How to Deal With Wasp Nests
If you notice an abnormal number of wasps around your garden or home, they may be looking to set up a nest or have already done so. Let’s walk through some important steps to address any potential wasp or hornet nests.
1. Locate the Nesting Location
The very first step in dealing with wasps when you notice them around your home is to take the time to identify where they have located their nest.
This may take time and observation if it is not easily visible, but watch where they begin to congregate in the evenings as they return home. Common locations are along walls with sheltered overhangs, under decks, or in exposed rafters. Wasps and hornets prefer sites that are higher up (unless they burrow into the ground) or give otherwise complete protection from the elements.
Safely finding the nest will give you the biggest clue as to the type of wasp you have around and help you start to plan on how to remove the nest. But don’t reach for the spray just yet. Going in unprepared can leave you hurting from one or several stings and have them back rebuilding the next day.
If you have looked everywhere and can’t locate a nest, we don’t recommend trying to capture one for identification. Stings can be pretty painful, and when threatened, they release pheromones signaling nearby colony members to swarm. If you are sure there is a nest you just can’t find or need peace of mind, contact a local pest control service to do a more thorough search.
And if you can’t find a nest, you may still have time to implement preventative measures to keep them from taking up residence. In this case, skip down to our tips to prevent future nesting.
2. Identify the Wasp Type
There are thousands of wasp and hornet species worldwide. While you can generally categorize them into social and solitary types, messing with either without the proper preparation can leave you with a painful sting. While social wasps are more aggressive, any species will swarm or sting if they think there is a threat to their nest.
Common Wasp Nests in the Carolinas:
- Paper Wasps: If the nest is made of a fibrous paper-like substance with visible open combs, you are dealing with a paper wasp. These wasps are less territorial than yellow jackets or bald-faced hornets, so keeping these pollinators might be a consideration if a nest doesn’t impede normal movement about the home.
- Yellow Jackets: These nests are similar to paper wasps, except they are most commonly located in large voids or holes in walls or the ground. Yellow Jackets are notoriously aggressive and will sting even well away from the nest.
- Bald-Faced Hornets: The largest of our wasp types, Bald-Faced Hornets locate their papery nests in aerial locations. Unlike Paper wasps and Yellow Jackets, these large nests structures are entirely enclosed save for a single entrance. They are aggressive but can help keep pest insect populations in check.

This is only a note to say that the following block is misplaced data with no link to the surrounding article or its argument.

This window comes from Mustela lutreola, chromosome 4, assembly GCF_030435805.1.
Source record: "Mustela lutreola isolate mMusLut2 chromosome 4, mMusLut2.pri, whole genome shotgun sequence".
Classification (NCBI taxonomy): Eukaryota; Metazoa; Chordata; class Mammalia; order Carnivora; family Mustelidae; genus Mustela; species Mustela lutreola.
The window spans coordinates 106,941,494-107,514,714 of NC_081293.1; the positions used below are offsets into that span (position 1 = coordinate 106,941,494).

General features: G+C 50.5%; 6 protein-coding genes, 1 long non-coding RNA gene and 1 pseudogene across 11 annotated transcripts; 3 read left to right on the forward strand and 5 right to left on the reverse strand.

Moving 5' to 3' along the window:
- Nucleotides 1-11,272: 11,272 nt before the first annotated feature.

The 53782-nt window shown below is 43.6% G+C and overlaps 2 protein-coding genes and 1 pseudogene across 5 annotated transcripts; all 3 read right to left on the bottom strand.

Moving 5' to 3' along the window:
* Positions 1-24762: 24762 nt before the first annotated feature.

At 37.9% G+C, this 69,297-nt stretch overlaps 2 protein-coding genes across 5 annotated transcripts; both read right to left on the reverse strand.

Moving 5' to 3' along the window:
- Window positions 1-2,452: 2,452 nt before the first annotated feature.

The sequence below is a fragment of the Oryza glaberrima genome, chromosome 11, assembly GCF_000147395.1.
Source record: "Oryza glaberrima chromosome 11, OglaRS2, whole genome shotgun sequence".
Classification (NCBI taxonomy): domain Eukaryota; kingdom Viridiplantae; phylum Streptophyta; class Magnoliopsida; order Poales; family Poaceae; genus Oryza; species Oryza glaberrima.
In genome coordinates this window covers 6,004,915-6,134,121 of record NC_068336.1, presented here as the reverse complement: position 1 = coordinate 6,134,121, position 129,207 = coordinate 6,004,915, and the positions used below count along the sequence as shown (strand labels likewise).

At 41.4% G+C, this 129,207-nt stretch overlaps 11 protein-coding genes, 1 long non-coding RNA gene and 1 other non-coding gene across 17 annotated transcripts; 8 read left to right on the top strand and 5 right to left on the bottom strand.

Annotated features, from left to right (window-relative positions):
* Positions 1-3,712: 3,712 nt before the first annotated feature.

- Mud Daubers: Aptly named, these wasps construct their nests of mud and clay. You will find these tubular structures on the sides of buildings, along cracks, and under overhangs. Mud daubers are the least aggressive of the wasps and prefer to feed on spiders.
Once you have identified the wasp type you are dealing with comes the decision on what to do about them. As we mentioned, some wasps, like paper and mud daubers, can be beneficial to keep in the local ecosystem and are generally not aggressive. But colony numbers grow over the warmer months, don’t expect a small nest to stay small.
So if a wasp nest is large or located near an area where you, pets, or other family members frequently move or disturb it, it is time to look at removing the nest. Wasp stings are excruciating, and when a swarm occurs, a bad day can turn potentially deadly very quickly.
3. Safely Remove Wasp Nest
Wasp nests can hold a deceptive number of insects inside. If the nest you have located is larger than a fist, we do not recommend attempting to remove it yourself.
Improper removal can lead to physical harm and, if done incorrectly, will just lead to the wasps relocating nearby. The best course of action is always to call a professional extermination service.
If it is a small new nest and you are determined to take care of it yourself, here are a few tips to help the process go safely and smoothly.
- Suit up by covering all exposed skin and wearing enclosed goggles.
- Do any removal or spraying at night to ensure you get the entire colony
- Once wasps are dead, promptly place the nest once removed into a sealed bag or container.
Never try to burn or flood wasps out of a nest, especially subterranean yellow jackets. It may take an application or two of a quick killer spray, so patience is vital.
4. Prevent Future Nesting
Like all pests, wasps only move into areas where they can survive and thrive. The best way to keep them from setting up around your home is to ensure they don’t have easy access to necessities.
- Seal cracks or holes that lead to structural cavities, and remove old stumps and woodpiles.
- Keep trash and food remains tightly secured.
- Limit standing water around the property.
While some wasps are pollinators that enjoy nectar, all have a core part of their diet as flies, spiders, and other pest insects. Taking the necessary steps to keep those populations down will deter the wasps that feed on them.
Rid-A-Bug Wasp Elimination Experts
With over 50 years of experience with pest control in the Carolinas, Rid-A-Bug is the pest control expert you can trust to handle any wasp infestation safely and effectively. Our experienced team can solve your wasp problem often in less than a day, ensuring you and your family are safe.
If you have a wasp problem, don’t hesitate to call us at 1-800-682-5901 or contact us online for more information.